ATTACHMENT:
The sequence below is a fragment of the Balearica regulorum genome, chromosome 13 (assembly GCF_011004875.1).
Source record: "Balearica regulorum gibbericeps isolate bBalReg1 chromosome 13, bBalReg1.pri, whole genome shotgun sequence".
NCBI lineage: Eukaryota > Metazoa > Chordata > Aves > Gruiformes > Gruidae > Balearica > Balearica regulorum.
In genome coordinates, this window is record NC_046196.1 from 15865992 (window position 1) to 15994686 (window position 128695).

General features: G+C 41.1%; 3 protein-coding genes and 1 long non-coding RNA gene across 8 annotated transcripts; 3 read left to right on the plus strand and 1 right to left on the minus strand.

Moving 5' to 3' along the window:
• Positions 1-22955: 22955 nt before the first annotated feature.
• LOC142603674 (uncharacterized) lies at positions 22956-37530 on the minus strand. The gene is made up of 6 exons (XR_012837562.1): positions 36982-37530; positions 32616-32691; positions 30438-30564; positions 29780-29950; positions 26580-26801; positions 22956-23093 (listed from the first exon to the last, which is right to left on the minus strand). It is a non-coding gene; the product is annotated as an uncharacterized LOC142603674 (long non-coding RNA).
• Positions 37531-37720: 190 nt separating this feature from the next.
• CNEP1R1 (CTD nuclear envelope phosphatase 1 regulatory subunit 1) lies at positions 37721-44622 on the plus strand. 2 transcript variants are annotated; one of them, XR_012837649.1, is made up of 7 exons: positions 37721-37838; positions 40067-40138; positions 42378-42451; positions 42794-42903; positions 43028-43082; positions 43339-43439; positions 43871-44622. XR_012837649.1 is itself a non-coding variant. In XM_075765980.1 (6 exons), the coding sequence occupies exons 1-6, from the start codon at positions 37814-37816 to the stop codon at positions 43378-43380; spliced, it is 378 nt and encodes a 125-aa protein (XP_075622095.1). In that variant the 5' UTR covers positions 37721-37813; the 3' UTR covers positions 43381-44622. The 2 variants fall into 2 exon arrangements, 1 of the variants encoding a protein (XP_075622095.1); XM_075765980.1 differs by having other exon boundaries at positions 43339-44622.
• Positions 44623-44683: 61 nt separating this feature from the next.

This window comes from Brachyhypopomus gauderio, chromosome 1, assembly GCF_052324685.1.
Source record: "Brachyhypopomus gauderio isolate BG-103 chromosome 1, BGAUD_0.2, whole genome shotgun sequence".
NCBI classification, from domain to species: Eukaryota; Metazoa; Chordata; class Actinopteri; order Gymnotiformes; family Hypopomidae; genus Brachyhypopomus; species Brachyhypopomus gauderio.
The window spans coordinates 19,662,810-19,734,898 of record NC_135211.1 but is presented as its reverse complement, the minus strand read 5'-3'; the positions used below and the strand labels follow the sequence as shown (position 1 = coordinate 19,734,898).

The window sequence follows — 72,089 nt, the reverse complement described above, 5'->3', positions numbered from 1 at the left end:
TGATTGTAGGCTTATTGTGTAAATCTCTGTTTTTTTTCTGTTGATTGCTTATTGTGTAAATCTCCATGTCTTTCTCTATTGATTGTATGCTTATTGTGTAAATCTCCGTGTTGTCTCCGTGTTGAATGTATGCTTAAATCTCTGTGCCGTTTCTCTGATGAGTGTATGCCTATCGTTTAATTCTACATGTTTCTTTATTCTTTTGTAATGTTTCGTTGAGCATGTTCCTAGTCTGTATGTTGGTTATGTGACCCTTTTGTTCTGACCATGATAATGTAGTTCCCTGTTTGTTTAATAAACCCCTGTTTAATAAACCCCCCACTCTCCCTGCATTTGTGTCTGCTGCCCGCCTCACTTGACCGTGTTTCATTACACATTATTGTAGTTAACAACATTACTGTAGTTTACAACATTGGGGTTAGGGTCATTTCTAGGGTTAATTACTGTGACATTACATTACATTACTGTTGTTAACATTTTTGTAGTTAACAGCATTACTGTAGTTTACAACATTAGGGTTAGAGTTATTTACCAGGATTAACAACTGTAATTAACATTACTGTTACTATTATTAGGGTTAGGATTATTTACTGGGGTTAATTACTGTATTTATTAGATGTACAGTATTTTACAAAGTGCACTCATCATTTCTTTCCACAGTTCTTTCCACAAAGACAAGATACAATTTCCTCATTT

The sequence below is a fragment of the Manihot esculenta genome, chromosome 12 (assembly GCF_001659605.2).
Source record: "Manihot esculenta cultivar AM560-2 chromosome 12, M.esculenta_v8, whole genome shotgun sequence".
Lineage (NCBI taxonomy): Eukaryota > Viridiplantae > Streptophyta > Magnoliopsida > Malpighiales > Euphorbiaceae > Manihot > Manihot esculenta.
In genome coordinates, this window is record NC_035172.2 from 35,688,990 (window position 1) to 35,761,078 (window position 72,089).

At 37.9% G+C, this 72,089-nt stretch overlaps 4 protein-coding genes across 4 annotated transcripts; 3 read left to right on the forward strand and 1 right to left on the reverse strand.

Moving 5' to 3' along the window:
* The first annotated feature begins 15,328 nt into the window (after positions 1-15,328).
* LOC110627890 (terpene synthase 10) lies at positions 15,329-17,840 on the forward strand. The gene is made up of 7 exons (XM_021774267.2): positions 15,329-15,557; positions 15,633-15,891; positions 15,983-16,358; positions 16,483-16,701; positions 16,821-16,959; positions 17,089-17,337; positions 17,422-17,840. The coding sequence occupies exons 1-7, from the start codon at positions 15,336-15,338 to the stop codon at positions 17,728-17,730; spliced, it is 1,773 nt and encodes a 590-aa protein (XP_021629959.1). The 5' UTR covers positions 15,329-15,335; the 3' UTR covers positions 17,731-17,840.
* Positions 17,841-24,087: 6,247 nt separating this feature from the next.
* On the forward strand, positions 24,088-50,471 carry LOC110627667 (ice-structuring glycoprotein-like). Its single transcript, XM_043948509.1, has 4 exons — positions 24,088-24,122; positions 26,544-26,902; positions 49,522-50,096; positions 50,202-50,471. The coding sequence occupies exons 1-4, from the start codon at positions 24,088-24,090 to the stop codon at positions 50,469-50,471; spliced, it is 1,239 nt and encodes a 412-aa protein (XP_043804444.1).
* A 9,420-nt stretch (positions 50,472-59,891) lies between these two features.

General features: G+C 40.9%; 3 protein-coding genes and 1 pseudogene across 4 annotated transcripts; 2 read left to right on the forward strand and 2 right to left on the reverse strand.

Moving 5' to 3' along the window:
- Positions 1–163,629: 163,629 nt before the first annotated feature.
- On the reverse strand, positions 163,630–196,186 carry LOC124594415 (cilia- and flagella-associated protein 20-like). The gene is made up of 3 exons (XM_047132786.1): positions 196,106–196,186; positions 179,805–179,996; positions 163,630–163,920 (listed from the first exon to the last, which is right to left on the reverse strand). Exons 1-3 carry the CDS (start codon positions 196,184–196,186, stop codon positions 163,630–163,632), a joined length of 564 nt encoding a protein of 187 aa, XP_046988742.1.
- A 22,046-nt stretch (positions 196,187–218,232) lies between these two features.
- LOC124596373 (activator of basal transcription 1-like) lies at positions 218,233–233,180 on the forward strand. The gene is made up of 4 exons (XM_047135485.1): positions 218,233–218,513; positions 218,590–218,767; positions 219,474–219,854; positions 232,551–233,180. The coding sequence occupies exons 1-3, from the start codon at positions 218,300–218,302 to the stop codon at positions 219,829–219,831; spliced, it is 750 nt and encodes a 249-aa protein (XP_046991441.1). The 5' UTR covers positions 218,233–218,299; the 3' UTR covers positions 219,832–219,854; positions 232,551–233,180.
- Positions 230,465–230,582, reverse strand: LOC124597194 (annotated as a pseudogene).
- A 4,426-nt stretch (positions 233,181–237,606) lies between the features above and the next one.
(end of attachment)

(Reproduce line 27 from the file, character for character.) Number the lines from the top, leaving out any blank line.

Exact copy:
* On the forward strand, positions 24,088-50,471 carry LOC110627667 (ice-structuring glycoprotein-like). Its single transcript, XM_043948509.1, has 4 exons — positions 24,088-24,122; positions 26,544-26,902; positions 49,522-50,096; positions 50,202-50,471. The coding sequence occupies exons 1-4, from the start codon at positions 24,088-24,090 to the stop codon at positions 50,469-50,471; spliced, it is 1,239 nt and encodes a 412-aa protein (XP_043804444.1).